A basketball coach who helped resuscitate a teenage player credits his first aid training. During the incident, the youth collapsed on the court in cardiac arrest.
According to Chris Waycott, an RCMP constable who coaches the Gloucester Wolverines basketball team, he recalled his training and moved into action.
The Wolverines were playing at Avalon Public School in Orleans and the 16-year old player had just entered the game. The youth was in the game for a couple of minutes. There was a break and he was walking back to take his spot on the floor and he collapsed. His body went limp and progressed into a seizure.
Waycott ran onto the floor along with another coach, Gilbert Rose, also an RCMP constable and a parent, Dawn Pentland. Waycott knew right away that the teen was in cardiac arrest and initiated CPR with Pentland’s help. Rose ran to the school lobby to fetch the automated external defibrillator (AED) while the scorer called 911.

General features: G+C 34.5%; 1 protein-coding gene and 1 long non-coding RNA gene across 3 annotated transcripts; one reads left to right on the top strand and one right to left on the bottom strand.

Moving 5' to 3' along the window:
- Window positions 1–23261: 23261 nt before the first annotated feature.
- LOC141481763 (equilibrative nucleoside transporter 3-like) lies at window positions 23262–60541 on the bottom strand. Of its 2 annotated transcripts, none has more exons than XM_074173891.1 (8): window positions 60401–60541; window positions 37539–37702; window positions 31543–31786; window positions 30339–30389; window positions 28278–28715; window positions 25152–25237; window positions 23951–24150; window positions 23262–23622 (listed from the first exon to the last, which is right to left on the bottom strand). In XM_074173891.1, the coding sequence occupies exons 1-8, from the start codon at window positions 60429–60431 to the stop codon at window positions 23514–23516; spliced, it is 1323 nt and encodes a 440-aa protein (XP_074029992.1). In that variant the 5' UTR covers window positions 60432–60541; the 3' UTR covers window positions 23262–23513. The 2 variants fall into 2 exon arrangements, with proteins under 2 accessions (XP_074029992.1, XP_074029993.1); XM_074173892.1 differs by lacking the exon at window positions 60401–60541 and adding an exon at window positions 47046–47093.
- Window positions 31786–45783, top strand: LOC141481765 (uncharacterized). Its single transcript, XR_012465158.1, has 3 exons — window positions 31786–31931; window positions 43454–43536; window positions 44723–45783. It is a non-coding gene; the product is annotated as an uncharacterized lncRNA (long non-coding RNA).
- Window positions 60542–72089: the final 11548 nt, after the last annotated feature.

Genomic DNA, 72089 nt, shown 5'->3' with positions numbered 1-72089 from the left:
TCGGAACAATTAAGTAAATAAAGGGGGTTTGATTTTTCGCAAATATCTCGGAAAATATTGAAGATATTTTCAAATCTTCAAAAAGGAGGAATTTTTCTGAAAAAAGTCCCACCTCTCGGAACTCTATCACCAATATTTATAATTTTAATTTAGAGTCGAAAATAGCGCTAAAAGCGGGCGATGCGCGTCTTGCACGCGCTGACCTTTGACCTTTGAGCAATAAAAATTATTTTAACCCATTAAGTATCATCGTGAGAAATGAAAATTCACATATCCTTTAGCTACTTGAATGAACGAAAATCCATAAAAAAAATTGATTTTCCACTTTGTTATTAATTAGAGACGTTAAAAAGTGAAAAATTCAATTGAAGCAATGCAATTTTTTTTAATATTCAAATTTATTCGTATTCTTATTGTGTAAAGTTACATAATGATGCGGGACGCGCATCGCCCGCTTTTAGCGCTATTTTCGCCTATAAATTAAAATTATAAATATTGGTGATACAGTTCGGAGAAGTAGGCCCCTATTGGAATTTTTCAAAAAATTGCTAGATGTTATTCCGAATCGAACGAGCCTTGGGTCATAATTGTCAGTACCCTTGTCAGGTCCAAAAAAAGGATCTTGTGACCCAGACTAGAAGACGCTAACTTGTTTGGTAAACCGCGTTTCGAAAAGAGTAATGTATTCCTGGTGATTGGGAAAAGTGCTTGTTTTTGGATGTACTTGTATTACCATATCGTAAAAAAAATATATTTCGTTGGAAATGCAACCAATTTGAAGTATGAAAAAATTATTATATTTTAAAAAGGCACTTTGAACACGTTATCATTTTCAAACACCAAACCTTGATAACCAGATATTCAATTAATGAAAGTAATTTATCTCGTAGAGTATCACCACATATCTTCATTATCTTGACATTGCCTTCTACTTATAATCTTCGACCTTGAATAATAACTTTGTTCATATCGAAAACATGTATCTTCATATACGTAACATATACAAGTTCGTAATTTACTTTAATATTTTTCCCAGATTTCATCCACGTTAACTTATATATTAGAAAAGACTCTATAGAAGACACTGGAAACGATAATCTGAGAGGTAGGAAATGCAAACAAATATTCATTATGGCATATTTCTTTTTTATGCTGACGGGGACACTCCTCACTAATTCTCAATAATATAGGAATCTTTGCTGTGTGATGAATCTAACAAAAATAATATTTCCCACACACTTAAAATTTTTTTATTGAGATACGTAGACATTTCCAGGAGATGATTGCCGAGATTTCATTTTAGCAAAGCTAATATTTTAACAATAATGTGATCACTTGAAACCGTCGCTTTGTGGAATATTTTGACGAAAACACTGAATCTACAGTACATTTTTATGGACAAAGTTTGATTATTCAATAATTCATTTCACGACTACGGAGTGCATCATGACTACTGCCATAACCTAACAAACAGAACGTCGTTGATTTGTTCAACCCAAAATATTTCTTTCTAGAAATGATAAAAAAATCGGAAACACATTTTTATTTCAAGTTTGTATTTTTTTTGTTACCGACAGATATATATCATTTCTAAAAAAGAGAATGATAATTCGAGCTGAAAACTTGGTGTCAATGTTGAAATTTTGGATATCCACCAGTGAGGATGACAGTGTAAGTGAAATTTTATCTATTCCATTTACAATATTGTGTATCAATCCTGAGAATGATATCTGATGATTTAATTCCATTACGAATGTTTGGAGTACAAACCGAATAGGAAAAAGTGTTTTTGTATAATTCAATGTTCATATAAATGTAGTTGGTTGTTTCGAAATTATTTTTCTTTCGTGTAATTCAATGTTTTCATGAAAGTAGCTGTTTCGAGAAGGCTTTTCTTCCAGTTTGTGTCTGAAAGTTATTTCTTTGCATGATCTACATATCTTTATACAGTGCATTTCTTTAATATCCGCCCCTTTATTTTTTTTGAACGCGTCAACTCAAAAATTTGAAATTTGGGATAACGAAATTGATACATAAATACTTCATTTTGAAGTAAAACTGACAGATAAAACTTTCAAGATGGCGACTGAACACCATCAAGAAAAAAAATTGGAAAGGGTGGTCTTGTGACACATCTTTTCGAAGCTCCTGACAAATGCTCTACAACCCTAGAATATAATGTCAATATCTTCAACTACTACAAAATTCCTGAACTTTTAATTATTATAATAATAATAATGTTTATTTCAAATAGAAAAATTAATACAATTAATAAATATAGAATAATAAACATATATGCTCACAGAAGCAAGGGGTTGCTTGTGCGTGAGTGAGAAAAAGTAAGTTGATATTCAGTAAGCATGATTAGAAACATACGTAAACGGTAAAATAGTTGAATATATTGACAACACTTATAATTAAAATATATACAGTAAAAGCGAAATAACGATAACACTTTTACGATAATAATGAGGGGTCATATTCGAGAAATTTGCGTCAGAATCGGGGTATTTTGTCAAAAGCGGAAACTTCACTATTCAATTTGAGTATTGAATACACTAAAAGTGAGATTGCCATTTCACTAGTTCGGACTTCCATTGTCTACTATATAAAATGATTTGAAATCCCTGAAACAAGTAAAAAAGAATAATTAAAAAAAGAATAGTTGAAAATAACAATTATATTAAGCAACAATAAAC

Waycott and Rose had trained on AEDs and CPR as part of their RCMP training, while Pentland knew CPR. Waycott attached the electrodes to the boy’s chest and the machine started its automatic analysis and suggests a shock.
The paramedics arrived a few minutes later and took him to the Children’s Hospital of Eastern Ontario. He is still there and in stable condition while he waits for a permanent pacemaker to be installed. The Grade 10 student at College Catholique Mer Bleue had no history of a heart condition.
Saving a life
The prompt delivery of CPR and using an automated external defibrillator (AED) can save a life. These life-saving skills can improve the chances of survival during cardiac emergencies.
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